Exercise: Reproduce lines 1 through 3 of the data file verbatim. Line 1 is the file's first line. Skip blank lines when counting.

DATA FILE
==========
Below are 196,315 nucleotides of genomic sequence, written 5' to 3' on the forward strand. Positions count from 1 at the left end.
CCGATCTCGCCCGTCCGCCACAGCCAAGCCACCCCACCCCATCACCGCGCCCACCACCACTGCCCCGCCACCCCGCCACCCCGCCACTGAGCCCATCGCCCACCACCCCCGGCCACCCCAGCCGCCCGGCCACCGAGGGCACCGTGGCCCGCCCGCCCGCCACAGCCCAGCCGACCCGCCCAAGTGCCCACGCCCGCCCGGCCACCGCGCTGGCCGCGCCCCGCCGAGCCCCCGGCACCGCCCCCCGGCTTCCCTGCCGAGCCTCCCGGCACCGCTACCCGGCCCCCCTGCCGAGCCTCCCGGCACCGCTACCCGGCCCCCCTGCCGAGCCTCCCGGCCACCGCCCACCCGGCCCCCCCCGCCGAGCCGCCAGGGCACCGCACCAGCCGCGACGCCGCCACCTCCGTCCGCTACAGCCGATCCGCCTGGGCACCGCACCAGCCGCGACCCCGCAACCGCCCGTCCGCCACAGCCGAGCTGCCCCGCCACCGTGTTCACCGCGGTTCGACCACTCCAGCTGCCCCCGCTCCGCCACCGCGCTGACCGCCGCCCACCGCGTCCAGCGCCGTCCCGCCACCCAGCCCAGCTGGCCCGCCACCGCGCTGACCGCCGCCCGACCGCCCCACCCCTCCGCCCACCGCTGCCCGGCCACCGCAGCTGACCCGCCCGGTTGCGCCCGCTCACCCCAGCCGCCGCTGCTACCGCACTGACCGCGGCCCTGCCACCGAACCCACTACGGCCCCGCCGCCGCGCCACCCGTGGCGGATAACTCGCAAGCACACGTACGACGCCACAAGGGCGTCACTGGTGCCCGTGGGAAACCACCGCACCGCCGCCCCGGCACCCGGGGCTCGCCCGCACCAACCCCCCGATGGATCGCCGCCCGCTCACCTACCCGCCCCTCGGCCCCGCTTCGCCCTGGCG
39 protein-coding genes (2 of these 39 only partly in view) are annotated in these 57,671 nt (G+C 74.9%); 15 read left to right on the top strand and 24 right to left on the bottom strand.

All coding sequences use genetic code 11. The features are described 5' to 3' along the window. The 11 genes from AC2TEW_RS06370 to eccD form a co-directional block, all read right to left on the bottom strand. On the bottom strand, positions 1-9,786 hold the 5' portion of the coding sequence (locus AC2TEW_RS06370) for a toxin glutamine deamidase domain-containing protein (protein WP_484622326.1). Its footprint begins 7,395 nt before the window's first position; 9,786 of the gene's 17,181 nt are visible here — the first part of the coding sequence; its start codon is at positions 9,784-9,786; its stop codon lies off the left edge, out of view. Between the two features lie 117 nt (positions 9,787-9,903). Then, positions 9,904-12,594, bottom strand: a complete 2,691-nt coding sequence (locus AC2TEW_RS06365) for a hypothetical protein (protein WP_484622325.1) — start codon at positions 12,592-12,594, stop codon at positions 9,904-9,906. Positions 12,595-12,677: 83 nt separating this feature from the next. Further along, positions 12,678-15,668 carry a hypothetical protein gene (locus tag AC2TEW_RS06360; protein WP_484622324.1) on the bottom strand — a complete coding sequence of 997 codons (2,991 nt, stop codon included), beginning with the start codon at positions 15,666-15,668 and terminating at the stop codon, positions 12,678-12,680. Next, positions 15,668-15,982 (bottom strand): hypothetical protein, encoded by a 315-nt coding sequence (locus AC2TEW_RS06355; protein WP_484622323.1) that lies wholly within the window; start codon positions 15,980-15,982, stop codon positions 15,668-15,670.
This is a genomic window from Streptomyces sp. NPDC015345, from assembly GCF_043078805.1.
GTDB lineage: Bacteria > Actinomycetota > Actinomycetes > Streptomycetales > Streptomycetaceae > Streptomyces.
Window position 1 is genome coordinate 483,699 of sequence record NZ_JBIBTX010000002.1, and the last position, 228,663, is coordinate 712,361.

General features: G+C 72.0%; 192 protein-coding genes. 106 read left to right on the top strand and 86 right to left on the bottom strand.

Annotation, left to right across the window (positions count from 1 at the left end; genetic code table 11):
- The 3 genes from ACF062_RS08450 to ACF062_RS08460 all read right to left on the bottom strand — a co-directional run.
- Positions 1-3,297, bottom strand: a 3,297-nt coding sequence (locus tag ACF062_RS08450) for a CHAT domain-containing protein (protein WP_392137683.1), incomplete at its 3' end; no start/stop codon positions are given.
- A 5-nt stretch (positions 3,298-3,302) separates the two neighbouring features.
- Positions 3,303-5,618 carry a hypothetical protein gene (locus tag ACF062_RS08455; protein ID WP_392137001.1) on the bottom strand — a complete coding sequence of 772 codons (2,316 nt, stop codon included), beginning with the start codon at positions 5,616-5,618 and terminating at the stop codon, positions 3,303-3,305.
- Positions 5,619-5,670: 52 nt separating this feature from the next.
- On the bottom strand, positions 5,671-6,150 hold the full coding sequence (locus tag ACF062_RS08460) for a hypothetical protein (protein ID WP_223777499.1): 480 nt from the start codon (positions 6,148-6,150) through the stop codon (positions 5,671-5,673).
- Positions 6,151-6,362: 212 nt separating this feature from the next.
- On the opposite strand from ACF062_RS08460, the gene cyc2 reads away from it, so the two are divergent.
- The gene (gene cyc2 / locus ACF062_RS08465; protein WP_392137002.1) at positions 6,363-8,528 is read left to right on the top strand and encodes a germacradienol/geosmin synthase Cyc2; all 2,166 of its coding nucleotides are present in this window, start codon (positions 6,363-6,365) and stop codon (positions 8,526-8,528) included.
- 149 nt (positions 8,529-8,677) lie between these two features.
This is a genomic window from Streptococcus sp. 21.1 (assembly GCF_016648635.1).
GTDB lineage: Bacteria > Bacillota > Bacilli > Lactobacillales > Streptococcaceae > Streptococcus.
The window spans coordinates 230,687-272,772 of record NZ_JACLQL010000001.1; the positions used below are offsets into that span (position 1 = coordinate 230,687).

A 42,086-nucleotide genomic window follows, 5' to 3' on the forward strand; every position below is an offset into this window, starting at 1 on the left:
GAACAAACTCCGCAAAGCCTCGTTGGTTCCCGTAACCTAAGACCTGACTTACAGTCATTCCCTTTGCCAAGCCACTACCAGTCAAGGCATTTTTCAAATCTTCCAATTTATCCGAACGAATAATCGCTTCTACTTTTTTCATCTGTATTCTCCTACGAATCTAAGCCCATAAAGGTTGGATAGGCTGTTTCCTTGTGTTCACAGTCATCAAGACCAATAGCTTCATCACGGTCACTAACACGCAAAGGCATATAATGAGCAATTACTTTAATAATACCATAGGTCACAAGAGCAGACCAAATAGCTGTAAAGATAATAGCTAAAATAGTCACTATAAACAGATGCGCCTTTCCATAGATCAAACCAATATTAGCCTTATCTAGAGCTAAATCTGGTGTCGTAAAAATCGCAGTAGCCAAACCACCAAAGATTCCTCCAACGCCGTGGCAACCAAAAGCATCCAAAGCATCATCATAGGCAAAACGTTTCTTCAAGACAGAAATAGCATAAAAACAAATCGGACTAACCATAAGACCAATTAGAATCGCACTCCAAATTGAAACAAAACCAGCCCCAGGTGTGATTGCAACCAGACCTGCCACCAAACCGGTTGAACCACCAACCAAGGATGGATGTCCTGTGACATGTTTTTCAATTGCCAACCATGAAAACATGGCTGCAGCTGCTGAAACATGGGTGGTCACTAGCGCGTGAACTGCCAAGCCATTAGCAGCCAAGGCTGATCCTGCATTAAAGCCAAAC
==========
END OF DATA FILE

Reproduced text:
Below are 196,315 nucleotides of genomic sequence, written 5' to 3' on the forward strand. Positions count from 1 at the left end.
CCGATCTCGCCCGTCCGCCACAGCCAAGCCACCCCACCCCATCACCGCGCCCACCACCACTGCCCCGCCACCCCGCCACCCCGCCACTGAGCCCATCGCCCACCACCCCCGGCCACCCCAGCCGCCCGGCCACCGAGGGCACCGTGGCCCGCCCGCCCGCCACAGCCCAGCCGACCCGCCCAAGTGCCCACGCCCGCCCGGCCACCGCGCTGGCCGCGCCCCGCCGAGCCCCCGGCACCGCCCCCCGGCTTCCCTGCCGAGCCTCCCGGCACCGCTACCCGGCCCCCCTGCCGAGCCTCCCGGCACCGCTACCCGGCCCCCCTGCCGAGCCTCCCGGCCACCGCCCACCCGGCCCCCCCCGCCGAGCCGCCAGGGCACCGCACCAGCCGCGACGCCGCCACCTCCGTCCGCTACAGCCGATCCGCCTGGGCACCGCACCAGCCGCGACCCCGCAACCGCCCGTCCGCCACAGCCGAGCTGCCCCGCCACCGTGTTCACCGCGGTTCGACCACTCCAGCTGCCCCCGCTCCGCCACCGCGCTGACCGCCGCCCACCGCGTCCAGCGCCGTCCCGCCACCCAGCCCAGCTGGCCCGCCACCGCGCTGACCGCCGCCCGACCGCCCCACCCCTCCGCCCACCGCTGCCCGGCCACCGCAGCTGACCCGCCCGGTTGCGCCCGCTCACCCCAGCCGCCGCTGCTACCGCACTGACCGCGGCCCTGCCACCGAACCCACTACGGCCCCGCCGCCGCGCCACCCGTGGCGGATAACTCGCAAGCACACGTACGACGCCACAAGGGCGTCACTGGTGCCCGTGGGAAACCACCGCACCGCCGCCCCGGCACCCGGGGCTCGCCCGCACCAACCCCCCGATGGATCGCCGCCCGCTCACCTACCCGCCCCTCGGCCCCGCTTCGCCCTGGCG
39 protein-coding genes (2 of these 39 only partly in view) are annotated in these 57,671 nt (G+C 74.9%); 15 read left to right on the top strand and 24 right to left on the bottom strand.